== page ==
Top 4 International Capital Market Instruments | Finance

The following points highlight the top four international capital market instruments. They are: 1. Global Depository Receipts 2. Foreign Currency Convertible Bonds 3. American Depository Receipts 4. External Commercial Borrowing.

Instrument # 1. Global Depository Receipts:

Global Depository Receipt (GDR) is an instrument which allows Indian Corporate, Banks, Non- banking Financial Companies etc. to raise funds through equity issues abroad to augment their resources for domestic operations.


As per the recent guidelines on issue of GDR, a corporate entity can issue any number of GDR issues in a year and the corporate involved in infrastructure projects need not have a past track record of financial performance.

A GDR is a dollar denominated instrument of a company, traded in stock exchanges outside the country of origin i.e., in European and South Asian Markets. It represents a certain number of underlying equity shares.

Though the GDR is quoted and traded in dollar terms, the underlying equity shares are denominated in rupees only. Instead of issuing in the names of individual shareholders, the shares are issued by the company to an intermediary called the ‘depository’, usually in Overseas Depository Bank, in whose name the shares are registered.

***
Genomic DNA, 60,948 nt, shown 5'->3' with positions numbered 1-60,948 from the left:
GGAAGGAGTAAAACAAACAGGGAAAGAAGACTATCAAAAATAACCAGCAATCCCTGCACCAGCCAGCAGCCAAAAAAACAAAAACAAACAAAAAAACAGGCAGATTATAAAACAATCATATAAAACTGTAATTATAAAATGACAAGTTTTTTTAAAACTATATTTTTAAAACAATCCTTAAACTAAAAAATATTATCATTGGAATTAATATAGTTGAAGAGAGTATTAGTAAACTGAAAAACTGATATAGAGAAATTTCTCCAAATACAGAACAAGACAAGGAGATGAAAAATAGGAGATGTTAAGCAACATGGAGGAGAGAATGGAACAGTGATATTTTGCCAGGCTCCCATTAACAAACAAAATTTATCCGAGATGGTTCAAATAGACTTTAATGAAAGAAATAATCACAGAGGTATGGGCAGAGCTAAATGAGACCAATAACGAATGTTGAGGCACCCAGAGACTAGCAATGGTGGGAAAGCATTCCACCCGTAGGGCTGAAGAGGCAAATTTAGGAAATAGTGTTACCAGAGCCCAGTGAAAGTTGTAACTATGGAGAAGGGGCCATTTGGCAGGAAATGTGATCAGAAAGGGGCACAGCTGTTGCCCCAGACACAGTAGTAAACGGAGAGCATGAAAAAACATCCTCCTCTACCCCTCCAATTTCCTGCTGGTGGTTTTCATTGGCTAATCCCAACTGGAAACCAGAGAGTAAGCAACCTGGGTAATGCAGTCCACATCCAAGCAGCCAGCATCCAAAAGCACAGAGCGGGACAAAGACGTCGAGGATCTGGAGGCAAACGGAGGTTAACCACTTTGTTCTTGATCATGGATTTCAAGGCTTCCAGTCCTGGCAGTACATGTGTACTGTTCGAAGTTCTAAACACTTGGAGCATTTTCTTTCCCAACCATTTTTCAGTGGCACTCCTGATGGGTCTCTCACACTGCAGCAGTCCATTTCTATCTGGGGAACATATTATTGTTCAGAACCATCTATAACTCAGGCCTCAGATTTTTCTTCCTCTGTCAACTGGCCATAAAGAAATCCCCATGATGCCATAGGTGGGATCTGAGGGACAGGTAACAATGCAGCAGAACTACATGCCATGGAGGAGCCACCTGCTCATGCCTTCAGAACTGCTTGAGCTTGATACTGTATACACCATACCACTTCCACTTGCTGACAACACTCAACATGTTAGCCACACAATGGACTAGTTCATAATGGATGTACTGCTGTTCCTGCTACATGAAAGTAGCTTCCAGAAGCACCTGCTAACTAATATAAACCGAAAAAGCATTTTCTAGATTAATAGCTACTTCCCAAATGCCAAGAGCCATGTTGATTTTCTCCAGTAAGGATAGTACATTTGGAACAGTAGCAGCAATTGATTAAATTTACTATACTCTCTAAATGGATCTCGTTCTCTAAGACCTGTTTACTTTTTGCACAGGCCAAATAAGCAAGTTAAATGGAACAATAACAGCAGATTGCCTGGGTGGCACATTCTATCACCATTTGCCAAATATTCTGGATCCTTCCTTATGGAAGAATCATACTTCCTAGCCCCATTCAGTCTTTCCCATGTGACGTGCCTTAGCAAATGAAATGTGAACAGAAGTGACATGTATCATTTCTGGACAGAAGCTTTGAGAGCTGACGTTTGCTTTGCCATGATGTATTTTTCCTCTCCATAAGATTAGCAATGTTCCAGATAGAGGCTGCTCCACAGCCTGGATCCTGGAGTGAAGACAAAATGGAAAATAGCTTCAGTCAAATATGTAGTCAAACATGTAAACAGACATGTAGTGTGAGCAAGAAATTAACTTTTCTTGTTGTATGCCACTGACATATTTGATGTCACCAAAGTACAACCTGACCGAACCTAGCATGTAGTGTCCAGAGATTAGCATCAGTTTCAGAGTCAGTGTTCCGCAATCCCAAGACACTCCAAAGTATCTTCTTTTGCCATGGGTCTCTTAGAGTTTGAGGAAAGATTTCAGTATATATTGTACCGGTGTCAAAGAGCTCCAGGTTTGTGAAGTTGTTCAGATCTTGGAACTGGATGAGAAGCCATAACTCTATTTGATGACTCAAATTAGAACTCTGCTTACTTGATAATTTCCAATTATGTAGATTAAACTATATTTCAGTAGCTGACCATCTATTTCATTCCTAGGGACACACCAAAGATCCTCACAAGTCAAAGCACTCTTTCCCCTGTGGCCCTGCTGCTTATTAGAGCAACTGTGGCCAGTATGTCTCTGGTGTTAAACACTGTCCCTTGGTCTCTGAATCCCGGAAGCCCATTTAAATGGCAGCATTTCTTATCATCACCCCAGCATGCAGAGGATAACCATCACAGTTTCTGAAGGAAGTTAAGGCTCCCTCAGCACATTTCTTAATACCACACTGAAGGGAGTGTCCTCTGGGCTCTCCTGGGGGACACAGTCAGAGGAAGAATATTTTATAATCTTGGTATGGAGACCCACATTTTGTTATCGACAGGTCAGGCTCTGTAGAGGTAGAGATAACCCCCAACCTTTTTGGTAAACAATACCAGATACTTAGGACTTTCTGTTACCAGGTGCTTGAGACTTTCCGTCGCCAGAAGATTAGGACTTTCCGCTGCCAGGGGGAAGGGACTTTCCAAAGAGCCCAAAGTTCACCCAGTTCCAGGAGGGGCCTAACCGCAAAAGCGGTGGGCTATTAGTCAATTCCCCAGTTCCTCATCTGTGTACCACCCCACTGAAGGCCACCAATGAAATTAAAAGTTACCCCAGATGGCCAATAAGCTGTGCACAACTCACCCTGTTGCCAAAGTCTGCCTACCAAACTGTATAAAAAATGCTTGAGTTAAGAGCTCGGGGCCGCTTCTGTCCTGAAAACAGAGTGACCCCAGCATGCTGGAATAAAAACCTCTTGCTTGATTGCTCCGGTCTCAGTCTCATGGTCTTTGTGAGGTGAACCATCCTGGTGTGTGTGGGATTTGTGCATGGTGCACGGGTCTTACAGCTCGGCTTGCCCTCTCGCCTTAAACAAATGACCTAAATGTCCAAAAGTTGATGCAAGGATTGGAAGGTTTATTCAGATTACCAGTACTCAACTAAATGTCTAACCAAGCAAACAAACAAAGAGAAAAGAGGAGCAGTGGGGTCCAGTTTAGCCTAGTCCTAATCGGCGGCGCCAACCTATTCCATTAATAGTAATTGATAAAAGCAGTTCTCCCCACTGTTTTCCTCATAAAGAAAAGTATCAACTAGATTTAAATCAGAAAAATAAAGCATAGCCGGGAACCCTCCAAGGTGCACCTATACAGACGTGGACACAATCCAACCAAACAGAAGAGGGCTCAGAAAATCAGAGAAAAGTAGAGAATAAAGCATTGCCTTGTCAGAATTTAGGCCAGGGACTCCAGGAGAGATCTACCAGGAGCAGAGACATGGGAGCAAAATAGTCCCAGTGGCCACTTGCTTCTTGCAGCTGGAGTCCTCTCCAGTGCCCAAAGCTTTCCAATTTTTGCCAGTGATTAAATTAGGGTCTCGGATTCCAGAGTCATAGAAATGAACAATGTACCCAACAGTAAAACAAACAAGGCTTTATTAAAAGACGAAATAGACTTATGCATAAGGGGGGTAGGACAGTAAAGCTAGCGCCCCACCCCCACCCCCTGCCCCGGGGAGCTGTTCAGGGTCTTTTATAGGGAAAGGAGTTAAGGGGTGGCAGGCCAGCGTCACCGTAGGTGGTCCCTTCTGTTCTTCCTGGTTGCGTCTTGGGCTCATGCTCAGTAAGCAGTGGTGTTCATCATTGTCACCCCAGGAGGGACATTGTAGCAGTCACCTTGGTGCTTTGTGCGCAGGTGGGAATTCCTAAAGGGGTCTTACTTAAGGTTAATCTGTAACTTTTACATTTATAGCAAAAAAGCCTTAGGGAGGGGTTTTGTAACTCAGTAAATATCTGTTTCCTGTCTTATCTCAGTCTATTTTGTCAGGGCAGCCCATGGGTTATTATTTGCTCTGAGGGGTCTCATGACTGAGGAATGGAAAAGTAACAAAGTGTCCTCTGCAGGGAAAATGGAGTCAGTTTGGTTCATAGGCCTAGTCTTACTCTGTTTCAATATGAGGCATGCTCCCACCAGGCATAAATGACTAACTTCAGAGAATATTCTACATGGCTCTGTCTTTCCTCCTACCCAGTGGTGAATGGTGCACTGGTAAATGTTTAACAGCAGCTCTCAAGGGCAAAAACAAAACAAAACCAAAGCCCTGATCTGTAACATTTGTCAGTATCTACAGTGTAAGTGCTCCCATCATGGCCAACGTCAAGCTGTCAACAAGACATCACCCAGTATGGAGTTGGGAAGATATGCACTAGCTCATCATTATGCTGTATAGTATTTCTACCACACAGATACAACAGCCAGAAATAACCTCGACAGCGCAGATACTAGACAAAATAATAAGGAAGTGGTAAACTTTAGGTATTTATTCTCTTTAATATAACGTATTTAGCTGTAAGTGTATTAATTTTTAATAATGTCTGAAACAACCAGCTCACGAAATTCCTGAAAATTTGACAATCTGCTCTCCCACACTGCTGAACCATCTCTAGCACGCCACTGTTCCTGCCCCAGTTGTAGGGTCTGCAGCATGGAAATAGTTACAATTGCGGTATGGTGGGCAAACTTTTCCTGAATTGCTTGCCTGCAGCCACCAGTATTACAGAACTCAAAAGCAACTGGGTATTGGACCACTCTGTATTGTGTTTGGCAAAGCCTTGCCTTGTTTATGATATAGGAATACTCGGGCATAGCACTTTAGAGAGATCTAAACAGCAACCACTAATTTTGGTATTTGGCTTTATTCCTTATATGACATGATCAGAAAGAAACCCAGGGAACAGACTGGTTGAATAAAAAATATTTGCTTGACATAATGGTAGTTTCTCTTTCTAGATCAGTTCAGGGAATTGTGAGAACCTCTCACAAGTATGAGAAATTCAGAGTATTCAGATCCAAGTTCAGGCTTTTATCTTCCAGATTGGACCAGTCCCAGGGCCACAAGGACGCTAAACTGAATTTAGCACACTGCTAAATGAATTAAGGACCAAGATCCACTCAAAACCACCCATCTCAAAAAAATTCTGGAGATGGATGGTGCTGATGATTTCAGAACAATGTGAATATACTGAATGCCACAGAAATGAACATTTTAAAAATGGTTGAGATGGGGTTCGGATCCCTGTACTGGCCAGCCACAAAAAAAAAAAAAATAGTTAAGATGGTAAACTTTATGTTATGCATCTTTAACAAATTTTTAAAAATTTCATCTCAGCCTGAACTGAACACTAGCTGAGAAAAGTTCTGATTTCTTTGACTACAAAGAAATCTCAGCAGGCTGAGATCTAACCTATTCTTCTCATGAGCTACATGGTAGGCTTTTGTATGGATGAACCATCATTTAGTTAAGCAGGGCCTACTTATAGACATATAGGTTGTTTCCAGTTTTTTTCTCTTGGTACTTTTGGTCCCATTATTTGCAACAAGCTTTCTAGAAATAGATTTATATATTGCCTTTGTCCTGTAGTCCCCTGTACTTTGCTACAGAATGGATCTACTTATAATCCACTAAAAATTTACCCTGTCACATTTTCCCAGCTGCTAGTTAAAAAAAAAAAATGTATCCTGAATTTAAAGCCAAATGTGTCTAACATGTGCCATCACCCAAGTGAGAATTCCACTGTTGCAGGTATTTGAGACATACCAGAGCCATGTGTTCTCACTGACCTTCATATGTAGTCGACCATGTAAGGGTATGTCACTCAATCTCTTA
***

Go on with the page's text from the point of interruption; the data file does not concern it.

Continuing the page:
It is the depository, which subsequently issues the GDR to the subscribing public. The physical possession of the equity shares will be with another intermediary called the ‘custodian’, who is an agent of the depository. Though the GDR represents the company’s shares, it has a distinct identity and does not figure in the books of the company.

Instrument # 2. Foreign Currency Convertible Bonds:

Foreign Currency Convertible Bonds (FCCBs) are issued in accordance with the scheme and subscribed by a non-resident in foreign currency and convertible into ordinary share of the issuing company in any manner, either in whole or in part on the basis of only equity related warrants attached to debt instrument. The FCCB is almost like the convertible debentures issued in India.

The Bond has a fixed interest or coupon rate and is convertible into certain number of shares at a prefixed price. The bonds are listed and traded on one or more stock exchanges abroad. Till conversion the company has to pay interest on FCCBs in dollars (or in some other foreign currency) and if the conversion option is not exercised, the redemption also has to be done in foreign currency. The bonds are generally unsecured.

Instrument # 3. American Depository Receipts:


A foreign company might make issue in U.S. by issuing securities through appointment of Bank as depository. By keeping the securities issued by the foreign company, the U.S. Bank will issue receipts called American Depository Receipts (ADRs) to the investors.

It is a negotiable instrument recognizing a claim on foreign security. The holder of the ADRs can transfer the instrument as in the case of domestic instrument and also entitled for dividends as and when declared.